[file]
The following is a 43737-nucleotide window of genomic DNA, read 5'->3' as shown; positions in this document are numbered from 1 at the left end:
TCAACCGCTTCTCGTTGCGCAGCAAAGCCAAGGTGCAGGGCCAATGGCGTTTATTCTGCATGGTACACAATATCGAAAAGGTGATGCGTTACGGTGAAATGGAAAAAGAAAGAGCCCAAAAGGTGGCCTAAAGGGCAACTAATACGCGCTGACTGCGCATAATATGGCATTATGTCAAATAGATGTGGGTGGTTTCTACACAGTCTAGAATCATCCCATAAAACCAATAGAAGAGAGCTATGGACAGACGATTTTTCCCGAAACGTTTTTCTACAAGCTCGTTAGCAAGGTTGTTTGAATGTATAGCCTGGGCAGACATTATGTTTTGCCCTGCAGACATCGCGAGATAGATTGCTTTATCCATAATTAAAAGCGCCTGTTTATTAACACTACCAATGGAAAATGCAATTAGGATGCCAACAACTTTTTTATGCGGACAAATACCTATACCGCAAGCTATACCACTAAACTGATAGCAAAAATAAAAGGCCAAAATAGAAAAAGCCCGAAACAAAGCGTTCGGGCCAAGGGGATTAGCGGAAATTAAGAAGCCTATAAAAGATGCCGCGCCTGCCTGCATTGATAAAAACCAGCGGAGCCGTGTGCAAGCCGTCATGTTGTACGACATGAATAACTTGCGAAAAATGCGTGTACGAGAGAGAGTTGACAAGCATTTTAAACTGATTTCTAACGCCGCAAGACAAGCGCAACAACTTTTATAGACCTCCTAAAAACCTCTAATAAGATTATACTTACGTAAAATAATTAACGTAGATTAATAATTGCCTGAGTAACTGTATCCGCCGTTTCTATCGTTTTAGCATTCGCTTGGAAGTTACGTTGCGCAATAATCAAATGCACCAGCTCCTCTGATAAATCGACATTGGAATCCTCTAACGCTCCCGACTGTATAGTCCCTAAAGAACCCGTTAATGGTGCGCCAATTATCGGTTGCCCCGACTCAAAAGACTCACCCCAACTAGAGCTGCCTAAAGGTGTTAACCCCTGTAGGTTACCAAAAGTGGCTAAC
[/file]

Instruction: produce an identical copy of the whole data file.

The following is a 43737-nucleotide window of genomic DNA, read 5'->3' as shown; positions in this document are numbered from 1 at the left end:
TCAACCGCTTCTCGTTGCGCAGCAAAGCCAAGGTGCAGGGCCAATGGCGTTTATTCTGCATGGTACACAATATCGAAAAGGTGATGCGTTACGGTGAAATGGAAAAAGAAAGAGCCCAAAAGGTGGCCTAAAGGGCAACTAATACGCGCTGACTGCGCATAATATGGCATTATGTCAAATAGATGTGGGTGGTTTCTACACAGTCTAGAATCATCCCATAAAACCAATAGAAGAGAGCTATGGACAGACGATTTTTCCCGAAACGTTTTTCTACAAGCTCGTTAGCAAGGTTGTTTGAATGTATAGCCTGGGCAGACATTATGTTTTGCCCTGCAGACATCGCGAGATAGATTGCTTTATCCATAATTAAAAGCGCCTGTTTATTAACACTACCAATGGAAAATGCAATTAGGATGCCAACAACTTTTTTATGCGGACAAATACCTATACCGCAAGCTATACCACTAAACTGATAGCAAAAATAAAAGGCCAAAATAGAAAAAGCCCGAAACAAAGCGTTCGGGCCAAGGGGATTAGCGGAAATTAAGAAGCCTATAAAAGATGCCGCGCCTGCCTGCATTGATAAAAACCAGCGGAGCCGTGTGCAAGCCGTCATGTTGTACGACATGAATAACTTGCGAAAAATGCGTGTACGAGAGAGAGTTGACAAGCATTTTAAACTGATTTCTAACGCCGCAAGACAAGCGCAACAACTTTTATAGACCTCCTAAAAACCTCTAATAAGATTATACTTACGTAAAATAATTAACGTAGATTAATAATTGCCTGAGTAACTGTATCCGCCGTTTCTATCGTTTTAGCATTCGCTTGGAAGTTACGTTGCGCAATAATCAAATGCACCAGCTCCTCTGATAAATCGACATTGGAATCCTCTAACGCTCCCGACTGTATAGTCCCTAAAGAACCCGTTAATGGTGCGCCAATTATCGGTTGCCCCGACTCAAAAGACTCACCCCAACTAGAGCTGCCTAAAGGTGTTAACCCCTGTAGGTTACCAAAAGTGGCTAAC